“But I have to say MEP has a very key role, as what it is able to do is leverage the biggest result. The MEP engineer, by training and background, has a fundamental advantage over other designers, in that he already deals with energy flows and is able to visualise such issues, that others find difficult. So we have to give design teams targets and KPIs so they can obtain the results directly. Thus at the end of the day it is all about creating the right environment for people to be able to deliver sustainable solutions,” argues Smith.

Carbon critical design

Smith says an MEP engineer is especially qualified for carbon critical design in that he or she can already model a building ‘virtually’ in order to better quantify its ‘green’ performance. “However, this is something that MEP as a profession has not done a great deal of.

“We are starting to do a great deal more now. So an architect will come up with various design ideas, and we can model them virtually to tell which are good ideas and which are bad ideas. We will then work with the architect to optimise the good ones.”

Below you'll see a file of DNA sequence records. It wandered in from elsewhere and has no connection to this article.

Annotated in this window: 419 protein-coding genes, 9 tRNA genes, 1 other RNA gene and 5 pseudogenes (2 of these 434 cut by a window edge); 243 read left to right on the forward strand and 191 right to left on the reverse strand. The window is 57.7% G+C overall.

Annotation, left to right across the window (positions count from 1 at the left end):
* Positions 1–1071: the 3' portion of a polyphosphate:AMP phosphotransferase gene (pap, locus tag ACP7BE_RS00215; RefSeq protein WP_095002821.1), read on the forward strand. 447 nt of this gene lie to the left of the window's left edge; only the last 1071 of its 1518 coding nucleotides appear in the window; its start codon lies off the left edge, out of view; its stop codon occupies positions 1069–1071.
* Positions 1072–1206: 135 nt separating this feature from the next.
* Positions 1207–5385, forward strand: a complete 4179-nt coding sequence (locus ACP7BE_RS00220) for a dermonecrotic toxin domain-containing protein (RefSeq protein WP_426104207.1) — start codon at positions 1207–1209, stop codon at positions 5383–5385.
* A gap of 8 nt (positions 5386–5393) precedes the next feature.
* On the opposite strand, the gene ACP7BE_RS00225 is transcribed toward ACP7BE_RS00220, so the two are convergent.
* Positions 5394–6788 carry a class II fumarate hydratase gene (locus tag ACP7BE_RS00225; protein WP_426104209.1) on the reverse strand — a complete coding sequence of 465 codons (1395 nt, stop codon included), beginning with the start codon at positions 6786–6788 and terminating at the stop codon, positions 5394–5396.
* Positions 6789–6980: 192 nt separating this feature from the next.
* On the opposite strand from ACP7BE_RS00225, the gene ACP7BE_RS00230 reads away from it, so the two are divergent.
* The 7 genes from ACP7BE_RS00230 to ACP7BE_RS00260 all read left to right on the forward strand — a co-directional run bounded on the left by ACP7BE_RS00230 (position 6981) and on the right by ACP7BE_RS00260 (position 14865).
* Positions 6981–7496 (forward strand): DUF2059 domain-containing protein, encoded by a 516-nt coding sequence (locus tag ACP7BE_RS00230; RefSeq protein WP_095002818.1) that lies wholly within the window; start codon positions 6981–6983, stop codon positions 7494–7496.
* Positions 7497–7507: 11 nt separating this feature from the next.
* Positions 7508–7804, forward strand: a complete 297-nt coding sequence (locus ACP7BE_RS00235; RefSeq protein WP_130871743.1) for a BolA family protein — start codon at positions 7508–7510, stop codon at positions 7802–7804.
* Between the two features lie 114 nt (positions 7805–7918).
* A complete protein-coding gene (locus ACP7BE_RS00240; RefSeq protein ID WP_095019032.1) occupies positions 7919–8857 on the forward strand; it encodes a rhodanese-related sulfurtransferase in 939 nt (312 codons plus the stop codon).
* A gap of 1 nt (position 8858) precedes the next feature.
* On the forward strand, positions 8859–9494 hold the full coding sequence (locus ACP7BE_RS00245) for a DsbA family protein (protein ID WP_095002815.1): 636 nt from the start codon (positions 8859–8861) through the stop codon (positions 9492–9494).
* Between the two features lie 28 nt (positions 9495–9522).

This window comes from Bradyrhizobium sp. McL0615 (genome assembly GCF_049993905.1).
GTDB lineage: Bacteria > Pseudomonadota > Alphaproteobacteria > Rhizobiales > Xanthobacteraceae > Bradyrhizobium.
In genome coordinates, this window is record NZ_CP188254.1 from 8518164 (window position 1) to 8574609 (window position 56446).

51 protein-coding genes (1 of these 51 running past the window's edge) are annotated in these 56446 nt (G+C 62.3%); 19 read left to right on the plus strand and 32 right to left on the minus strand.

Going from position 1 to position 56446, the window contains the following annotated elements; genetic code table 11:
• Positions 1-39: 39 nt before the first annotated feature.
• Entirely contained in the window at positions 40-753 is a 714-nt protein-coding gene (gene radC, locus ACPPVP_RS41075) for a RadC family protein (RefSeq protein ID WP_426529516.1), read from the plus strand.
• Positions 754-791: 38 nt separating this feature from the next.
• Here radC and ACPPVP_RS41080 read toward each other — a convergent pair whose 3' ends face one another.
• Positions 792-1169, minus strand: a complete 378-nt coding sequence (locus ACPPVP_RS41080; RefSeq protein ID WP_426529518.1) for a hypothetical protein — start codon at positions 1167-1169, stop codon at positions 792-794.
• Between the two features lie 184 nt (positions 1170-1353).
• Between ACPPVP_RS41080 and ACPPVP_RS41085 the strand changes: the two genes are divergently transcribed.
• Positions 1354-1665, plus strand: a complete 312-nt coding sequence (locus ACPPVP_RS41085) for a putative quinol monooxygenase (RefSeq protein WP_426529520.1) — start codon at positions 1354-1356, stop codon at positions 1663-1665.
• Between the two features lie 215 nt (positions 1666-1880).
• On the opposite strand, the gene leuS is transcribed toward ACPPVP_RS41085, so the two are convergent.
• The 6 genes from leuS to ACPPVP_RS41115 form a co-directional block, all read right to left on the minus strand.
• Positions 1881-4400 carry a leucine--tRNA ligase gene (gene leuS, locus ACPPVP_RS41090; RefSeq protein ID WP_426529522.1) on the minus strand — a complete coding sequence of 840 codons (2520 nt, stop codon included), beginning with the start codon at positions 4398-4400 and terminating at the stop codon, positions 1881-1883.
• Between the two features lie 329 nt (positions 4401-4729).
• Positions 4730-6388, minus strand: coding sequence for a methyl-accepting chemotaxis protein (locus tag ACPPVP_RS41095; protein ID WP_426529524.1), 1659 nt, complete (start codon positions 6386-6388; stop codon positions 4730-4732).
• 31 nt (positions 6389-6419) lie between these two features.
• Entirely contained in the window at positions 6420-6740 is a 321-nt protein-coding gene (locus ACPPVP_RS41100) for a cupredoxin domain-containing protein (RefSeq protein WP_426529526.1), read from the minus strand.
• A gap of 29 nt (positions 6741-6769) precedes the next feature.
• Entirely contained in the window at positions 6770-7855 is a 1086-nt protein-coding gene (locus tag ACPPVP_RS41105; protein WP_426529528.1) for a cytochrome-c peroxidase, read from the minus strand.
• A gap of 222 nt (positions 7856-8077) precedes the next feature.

According to Smith, this has opened up an entire new arena for MEP professionals to exploit. “At Atkins we term this ‘building physics’, and MEP engineers are invariably its main feedstock.” An implication of this process is enhanced interaction with the client.

“If you look at a highly sustainable project in Switzerland, it will take up to a year to do a concept design, whereas here you might get a month or two. This is not because they are slow, but is due to the large number of iterations that are run through, combined with constant interaction with the client. We definitely need to spend more time on design at the concept stage.”

Real world

However, Smith cautions that this does not mean “getting up into our Ivory Tower and telling clients what to do. It is not that easy; there is a real world out there. There is a specific process of working to raise a client’s awareness and understanding of the issues. We need the client to understand in the early stages that more time might be needed for additional iteration, but it is a difficult issue because clients so often want things done so quickly.”

What happens if a client eschews ‘green’ design because the perceived cost is too high? “There are shades of green, and there is no standard definition. At the beginning of a project we will produce a definition of sustainability for that particular client.